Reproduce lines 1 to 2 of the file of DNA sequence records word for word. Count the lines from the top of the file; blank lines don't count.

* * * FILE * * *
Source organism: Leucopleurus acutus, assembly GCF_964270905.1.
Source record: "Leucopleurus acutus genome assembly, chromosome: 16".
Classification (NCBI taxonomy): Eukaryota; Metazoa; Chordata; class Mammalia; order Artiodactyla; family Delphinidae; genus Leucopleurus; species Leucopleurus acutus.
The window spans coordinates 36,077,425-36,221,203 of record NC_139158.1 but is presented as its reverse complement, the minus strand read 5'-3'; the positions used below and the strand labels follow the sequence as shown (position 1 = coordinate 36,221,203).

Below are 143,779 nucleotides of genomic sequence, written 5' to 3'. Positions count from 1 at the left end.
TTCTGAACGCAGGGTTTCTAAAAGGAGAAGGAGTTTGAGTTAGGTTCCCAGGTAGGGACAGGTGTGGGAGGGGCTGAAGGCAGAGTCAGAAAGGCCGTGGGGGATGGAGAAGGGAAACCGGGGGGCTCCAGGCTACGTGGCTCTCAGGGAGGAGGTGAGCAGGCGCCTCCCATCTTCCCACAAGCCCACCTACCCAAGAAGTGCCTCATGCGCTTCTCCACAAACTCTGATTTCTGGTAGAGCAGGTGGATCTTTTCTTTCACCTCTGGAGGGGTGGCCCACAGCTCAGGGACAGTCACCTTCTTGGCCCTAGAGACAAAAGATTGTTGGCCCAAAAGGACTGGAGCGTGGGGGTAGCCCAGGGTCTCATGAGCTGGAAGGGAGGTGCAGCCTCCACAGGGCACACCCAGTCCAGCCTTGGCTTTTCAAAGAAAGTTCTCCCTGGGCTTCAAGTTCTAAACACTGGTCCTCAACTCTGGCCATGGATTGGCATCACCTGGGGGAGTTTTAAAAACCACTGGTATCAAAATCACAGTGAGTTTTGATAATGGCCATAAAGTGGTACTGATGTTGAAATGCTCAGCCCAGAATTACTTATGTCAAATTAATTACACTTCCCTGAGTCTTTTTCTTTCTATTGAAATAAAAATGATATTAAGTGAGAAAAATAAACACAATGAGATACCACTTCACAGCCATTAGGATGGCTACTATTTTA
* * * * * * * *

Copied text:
Source organism: Leucopleurus acutus, assembly GCF_964270905.1.
Source record: "Leucopleurus acutus genome assembly, chromosome: 16".